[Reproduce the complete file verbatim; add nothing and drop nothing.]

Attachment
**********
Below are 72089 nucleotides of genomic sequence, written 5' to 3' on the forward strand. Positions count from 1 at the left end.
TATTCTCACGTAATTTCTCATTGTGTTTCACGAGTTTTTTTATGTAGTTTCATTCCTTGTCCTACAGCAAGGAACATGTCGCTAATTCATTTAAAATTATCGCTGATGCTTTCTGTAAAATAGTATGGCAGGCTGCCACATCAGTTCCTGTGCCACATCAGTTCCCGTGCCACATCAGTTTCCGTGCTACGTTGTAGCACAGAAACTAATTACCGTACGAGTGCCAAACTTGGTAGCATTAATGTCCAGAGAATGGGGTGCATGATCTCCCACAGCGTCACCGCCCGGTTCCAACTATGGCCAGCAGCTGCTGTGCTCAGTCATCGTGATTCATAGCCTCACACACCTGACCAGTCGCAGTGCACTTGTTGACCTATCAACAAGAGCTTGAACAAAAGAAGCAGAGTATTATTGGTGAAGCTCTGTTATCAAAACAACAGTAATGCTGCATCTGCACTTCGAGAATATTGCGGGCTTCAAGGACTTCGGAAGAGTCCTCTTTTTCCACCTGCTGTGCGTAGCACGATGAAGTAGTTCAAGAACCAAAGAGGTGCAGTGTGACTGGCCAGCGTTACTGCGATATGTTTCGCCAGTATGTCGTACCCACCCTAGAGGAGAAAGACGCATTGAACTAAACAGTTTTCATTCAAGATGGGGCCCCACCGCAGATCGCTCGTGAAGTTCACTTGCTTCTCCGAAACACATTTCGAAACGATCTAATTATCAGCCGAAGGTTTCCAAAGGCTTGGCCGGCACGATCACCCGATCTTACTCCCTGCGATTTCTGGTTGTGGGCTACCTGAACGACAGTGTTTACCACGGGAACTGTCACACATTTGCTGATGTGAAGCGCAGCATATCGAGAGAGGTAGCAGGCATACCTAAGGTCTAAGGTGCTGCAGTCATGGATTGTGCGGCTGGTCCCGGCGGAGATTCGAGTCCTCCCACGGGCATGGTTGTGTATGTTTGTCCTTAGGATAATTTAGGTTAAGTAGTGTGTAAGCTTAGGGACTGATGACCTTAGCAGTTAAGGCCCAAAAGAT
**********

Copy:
Below are 72089 nucleotides of genomic sequence, written 5' to 3' on the forward strand. Positions count from 1 at the left end.
TATTCTCACGTAATTTCTCATTGTGTTTCACGAGTTTTTTTATGTAGTTTCATTCCTTGTCCTACAGCAAGGAACATGTCGCTAATTCATTTAAAATTATCGCTGATGCTTTCTGTAAAATAGTATGGCAGGCTGCCACATCAGTTCCTGTGCCACATCAGTTCCCGTGCCACATCAGTTTCCGTGCTACGTTGTAGCACAGAAACTAATTACCGTACGAGTGCCAAACTTGGTAGCATTAATGTCCAGAGAATGGGGTGCATGATCTCCCACAGCGTCACCGCCCGGTTCCAACTATGGCCAGCAGCTGCTGTGCTCAGTCATCGTGATTCATAGCCTCACACACCTGACCAGTCGCAGTGCACTTGTTGACCTATCAACAAGAGCTTGAACAAAAGAAGCAGAGTATTATTGGTGAAGCTCTGTTATCAAAACAACAGTAATGCTGCATCTGCACTTCGAGAATATTGCGGGCTTCAAGGACTTCGGAAGAGTCCTCTTTTTCCACCTGCTGTGCGTAGCACGATGAAGTAGTTCAAGAACCAAAGAGGTGCAGTGTGACTGGCCAGCGTTACTGCGATATGTTTCGCCAGTATGTCGTACCCACCCTAGAGGAGAAAGACGCATTGAACTAAACAGTTTTCATTCAAGATGGGGCCCCACCGCAGATCGCTCGTGAAGTTCACTTGCTTCTCCGAAACACATTTCGAAACGATCTAATTATCAGCCGAAGGTTTCCAAAGGCTTGGCCGGCACGATCACCCGATCTTACTCCCTGCGATTTCTGGTTGTGGGCTACCTGAACGACAGTGTTTACCACGGGAACTGTCACACATTTGCTGATGTGAAGCGCAGCATATCGAGAGAGGTAGCAGGCATACCTAAGGTCTAAGGTGCTGCAGTCATGGATTGTGCGGCTGGTCCCGGCGGAGATTCGAGTCCTCCCACGGGCATGGTTGTGTATGTTTGTCCTTAGGATAATTTAGGTTAAGTAGTGTGTAAGCTTAGGGACTGATGACCTTAGCAGTTAAGGCCCAAAAGAT